Angel taxes

Back to basics: angel taxes wrap up

So to recap:Angel investments aim to generate cap gains (which is better than ordinary income)Frequently, those gains are totally exempt from capital gains under Section 1202 (which is better than pretty much every other asset you can invest in ).If they’re not...

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Back to basics: LLC passthroughs

You hopefully noticed that the really great benefits of Section 1202 and Section 1045 were focused on C-Corps. They don’t apply if you invest in an LLC. Do LLCs have some alternative benefits? Yes, they do: pass-through losses.As quick background: An LLC is a...

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Back to basics: Limits on Section 1244

Yes, there are some limits on Section 1244 losses. The $50k / $100k is one. Another is that it only applies to the first $1M that went into a company. This is almost always true of “family and friends” money; it’s often true of the angel rounds; it’s generally not...

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Back to basics: Section 1244 continued

Section 1244 gets even shinier.In usual capital loss situations, you really need capital gains to offset the losses against, because you can only take up to $3,000 in net capital loss in a given year. (You roll forward the rest to future years). But under 1244, you...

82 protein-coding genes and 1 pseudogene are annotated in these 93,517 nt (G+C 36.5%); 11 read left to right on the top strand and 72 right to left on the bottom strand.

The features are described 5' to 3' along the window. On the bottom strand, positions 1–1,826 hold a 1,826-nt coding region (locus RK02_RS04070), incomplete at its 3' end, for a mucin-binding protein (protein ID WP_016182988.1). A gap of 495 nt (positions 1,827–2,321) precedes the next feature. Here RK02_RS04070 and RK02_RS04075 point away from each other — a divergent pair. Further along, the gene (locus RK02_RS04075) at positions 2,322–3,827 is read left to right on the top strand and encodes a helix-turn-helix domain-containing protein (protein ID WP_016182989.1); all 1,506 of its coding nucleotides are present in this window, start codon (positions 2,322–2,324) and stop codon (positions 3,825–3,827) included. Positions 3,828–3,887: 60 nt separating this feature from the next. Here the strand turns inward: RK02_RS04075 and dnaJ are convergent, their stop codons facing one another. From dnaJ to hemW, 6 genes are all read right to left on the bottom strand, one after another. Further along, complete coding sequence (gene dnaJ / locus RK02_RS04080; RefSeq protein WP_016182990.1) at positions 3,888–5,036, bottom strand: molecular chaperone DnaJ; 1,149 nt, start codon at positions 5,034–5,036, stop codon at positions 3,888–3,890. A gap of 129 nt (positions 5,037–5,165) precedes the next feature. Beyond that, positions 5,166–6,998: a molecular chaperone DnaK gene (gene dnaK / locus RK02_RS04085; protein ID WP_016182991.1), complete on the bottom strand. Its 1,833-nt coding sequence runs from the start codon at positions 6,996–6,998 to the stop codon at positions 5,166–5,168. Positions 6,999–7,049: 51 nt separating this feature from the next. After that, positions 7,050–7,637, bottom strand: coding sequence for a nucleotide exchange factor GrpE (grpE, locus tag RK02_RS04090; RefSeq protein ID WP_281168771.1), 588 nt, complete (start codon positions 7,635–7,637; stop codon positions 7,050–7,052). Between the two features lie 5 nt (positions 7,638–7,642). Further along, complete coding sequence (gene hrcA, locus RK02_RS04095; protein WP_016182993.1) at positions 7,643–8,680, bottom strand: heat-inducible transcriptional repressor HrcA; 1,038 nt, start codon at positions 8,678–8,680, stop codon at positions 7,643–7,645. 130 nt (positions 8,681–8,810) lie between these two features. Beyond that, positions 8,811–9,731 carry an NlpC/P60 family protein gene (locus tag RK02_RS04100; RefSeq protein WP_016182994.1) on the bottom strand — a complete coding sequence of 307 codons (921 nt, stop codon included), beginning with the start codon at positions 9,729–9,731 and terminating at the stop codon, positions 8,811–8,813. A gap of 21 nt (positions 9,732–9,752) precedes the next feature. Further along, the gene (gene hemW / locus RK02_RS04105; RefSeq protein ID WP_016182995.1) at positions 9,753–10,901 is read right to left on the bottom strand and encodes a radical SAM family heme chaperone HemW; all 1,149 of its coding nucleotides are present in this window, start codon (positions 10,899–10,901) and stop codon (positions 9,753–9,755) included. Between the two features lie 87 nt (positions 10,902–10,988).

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Back to basics: Section 1244

The “silver lining” from the last post of being able to write off the capital loss against other capital gains was a dull, scuffed silver. Today’s silver lining, called Section 1244, is a burnished, luminous, refulgent gleaming silver. Section 1244 of the tax code...

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Back to basics: Write offs

The angel taxes posts in this series so far have covered when angel investing goes well. What about when things go wrong?In general, if you lose money on an investment, you can offset that “capital loss” against a capital gain you have from something else.For example,...

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